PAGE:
Gwyneth Paltrow attends book signing at goop-in@Nordstrom at The Grove on June 8, 2017 in Los Angeles, Calif. (Phillip Faraone/Getty Images for goop)
Why is Gwyneth Paltrow such a huge target?
Why does her lifestyle website, Goop, inspire such spittle-flecked hysteria from physicians and irate lifestyle writers?
Where were all you angry crusaders when one Kardashian or another was shilling for organ-crushing corsets or $48 shading sticks that include titanium dioxide and Yellow 6 Lake?
Latest freak-out is over Paltrow’s $28. gem-infused psychic vampire repellent.
That’s a potion that contains oil of juniper, rosemary and lavender, all known stress-reducers. (The idea that you could spray off the psychological cling-ons who suck the life out of you is so amusing that maybe people buy this stuff just because it speaks to them — in a kind, knowing voice.)
Paltrow had her 45th birthday a few days ago, prompting another wave of articles about all the Goop products and ideas that people love to hate.
But even when it’s not her birthday, Paltrow is constantly taking it on the chin for what is perceived as one Goop misstep or another. She’s been mocked over the years for all kinds of things, including the suggestion that you’ll feel better if you eliminate white foods from your diet.
(And you will — as white flour, white sugar and white rice are all pretty worthless. P.S. Milk is not good for you. Don’t have a cow.)
The biggest hysteria over Goop ideas is reserved for two particular items: vaginal steaming and jade vaginal eggs. The steaming is a modern take on an age-old practise used in many cultures and is recommended by doctors who have found it helpful for menstrual cramps, fertility and postpartum support, and the like.
The vaginal eggs are a variation on Geisha balls or Burmese bells, items that have been used for hundreds of years to improve vaginal muscle strength.
But OH MY GOD YOU COULD DIE!!! is the usual response to these items from ‘expert’ naysayers.
What the hell is it about Paltrow that makes people so crazy?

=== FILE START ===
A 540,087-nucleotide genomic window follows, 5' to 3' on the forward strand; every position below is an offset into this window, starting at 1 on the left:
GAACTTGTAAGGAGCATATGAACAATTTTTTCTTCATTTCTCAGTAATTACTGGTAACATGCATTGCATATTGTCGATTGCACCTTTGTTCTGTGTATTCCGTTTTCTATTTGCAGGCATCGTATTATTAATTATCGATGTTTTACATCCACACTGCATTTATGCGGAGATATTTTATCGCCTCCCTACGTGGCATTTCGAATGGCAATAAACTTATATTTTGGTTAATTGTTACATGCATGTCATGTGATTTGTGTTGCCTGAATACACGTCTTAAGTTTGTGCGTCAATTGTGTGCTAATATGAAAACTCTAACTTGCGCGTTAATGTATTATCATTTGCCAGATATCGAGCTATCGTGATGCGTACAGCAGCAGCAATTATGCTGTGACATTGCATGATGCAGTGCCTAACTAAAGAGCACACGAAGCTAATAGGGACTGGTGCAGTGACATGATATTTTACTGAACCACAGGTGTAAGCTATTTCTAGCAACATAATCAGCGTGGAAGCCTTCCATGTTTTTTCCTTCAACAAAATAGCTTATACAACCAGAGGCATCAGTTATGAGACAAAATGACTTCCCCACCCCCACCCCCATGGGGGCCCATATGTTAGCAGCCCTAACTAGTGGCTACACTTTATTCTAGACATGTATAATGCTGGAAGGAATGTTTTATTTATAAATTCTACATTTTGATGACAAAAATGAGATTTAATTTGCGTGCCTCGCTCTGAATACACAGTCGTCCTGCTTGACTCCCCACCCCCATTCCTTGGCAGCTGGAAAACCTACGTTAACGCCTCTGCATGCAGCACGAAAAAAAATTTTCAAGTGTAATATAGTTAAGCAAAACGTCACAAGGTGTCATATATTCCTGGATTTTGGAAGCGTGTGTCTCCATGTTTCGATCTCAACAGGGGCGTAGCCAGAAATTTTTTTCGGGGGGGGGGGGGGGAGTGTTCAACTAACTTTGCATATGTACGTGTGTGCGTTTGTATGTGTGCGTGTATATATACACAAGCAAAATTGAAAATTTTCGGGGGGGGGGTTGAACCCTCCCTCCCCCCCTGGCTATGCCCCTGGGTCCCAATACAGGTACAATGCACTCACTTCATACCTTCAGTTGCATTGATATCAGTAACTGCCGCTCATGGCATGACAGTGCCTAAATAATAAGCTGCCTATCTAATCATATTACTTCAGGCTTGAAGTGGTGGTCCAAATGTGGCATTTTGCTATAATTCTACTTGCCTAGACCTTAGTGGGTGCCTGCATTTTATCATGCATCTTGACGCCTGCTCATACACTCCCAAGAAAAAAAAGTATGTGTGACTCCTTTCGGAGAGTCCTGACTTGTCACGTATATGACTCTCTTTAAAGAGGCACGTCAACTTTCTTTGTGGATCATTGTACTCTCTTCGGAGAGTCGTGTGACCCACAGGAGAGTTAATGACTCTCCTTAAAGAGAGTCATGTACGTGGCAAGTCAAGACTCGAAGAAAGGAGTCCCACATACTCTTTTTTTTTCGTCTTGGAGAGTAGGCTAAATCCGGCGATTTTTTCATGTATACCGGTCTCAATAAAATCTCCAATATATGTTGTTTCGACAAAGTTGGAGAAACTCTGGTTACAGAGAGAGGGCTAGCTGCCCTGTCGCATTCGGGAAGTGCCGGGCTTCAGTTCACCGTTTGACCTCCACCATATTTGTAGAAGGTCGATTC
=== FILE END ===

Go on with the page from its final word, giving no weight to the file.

Could it be the vaguely anti-Western-medicine stance on Goop that aggravates people — especially doctors?
It’s like there’s a whole industry devoted to Goop-bashing and slagging Paltrow for her ‘pseudoscience and quackery.’
And yet, here’s Goop posting several informative articles on chronic Lyme disease, the very thing your family doctor didn’t believe in and wouldn’t treat.
Also, probably you’re just crazy. Remember?
The fervour with which Paltrow is criticized is actually a bit alarming. It’s also creepy how various repeat writers, many of them women, seem happy to beef up their social media numbers by scolding her.
If you look into this war of words over anything that hints at alternative medicine, it turns out Paltrow is not alone; celebrities serve an important purpose in traditional medicine as abuse modules.
Vegan Alicia Silverstone knows nothing about children’s health!
Cameron Diaz claims antiperspirant is bad for you!
(It is: the aluminum-based compounds are linked to Alzheimer’s and breast cancer, but that’s old news.)
Miranda Kerr is talking about Maca powder!
Jenny McCarthy gave everyone measles!!
McCarthy has been particularly handy as a villain, even though all she did was question what she calls the ‘one size fits all’ philosophy of recommended vaccine schedules. The venom piled on her helps obscure the fact that for some individuals, certain vaccines are indeed harmful.
But never mind. ’Twas ever thus.
That Ignaz Semmelweis and his crazy hand washing!
At least Paltrow and her peeps are interested in looking with fresh eyes.